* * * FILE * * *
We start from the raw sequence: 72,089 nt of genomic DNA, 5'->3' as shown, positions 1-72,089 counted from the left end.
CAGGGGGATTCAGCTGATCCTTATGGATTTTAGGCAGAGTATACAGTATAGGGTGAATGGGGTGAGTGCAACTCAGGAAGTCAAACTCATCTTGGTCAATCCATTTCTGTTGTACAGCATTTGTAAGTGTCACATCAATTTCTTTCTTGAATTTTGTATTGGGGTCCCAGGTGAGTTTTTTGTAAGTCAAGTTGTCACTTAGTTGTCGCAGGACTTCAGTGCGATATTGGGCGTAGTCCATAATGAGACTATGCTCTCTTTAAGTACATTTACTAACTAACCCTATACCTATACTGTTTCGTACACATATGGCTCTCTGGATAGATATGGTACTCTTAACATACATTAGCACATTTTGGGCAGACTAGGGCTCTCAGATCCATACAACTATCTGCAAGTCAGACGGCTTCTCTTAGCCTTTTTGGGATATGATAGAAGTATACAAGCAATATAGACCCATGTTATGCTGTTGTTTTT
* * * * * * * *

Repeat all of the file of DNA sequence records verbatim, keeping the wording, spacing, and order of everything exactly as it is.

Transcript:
We start from the raw sequence: 72,089 nt of genomic DNA, 5'->3' as shown, positions 1-72,089 counted from the left end.
CAGGGGGATTCAGCTGATCCTTATGGATTTTAGGCAGAGTATACAGTATAGGGTGAATGGGGTGAGTGCAACTCAGGAAGTCAAACTCATCTTGGTCAATCCATTTCTGTTGTACAGCATTTGTAAGTGTCACATCAATTTCTTTCTTGAATTTTGTATTGGGGTCCCAGGTGAGTTTTTTGTAAGTCAAGTTGTCACTTAGTTGTCGCAGGACTTCAGTGCGATATTGGGCGTAGTCCATAATGAGACTATGCTCTCTTTAAGTACATTTACTAACTAACCCTATACCTATACTGTTTCGTACACATATGGCTCTCTGGATAGATATGGTACTCTTAACATACATTAGCACATTTTGGGCAGACTAGGGCTCTCAGATCCATACAACTATCTGCAAGTCAGACGGCTTCTCTTAGCCTTTTTGGGATATGATAGAAGTATACAAGCAATATAGACCCATGTTATGCTGTTGTTTTT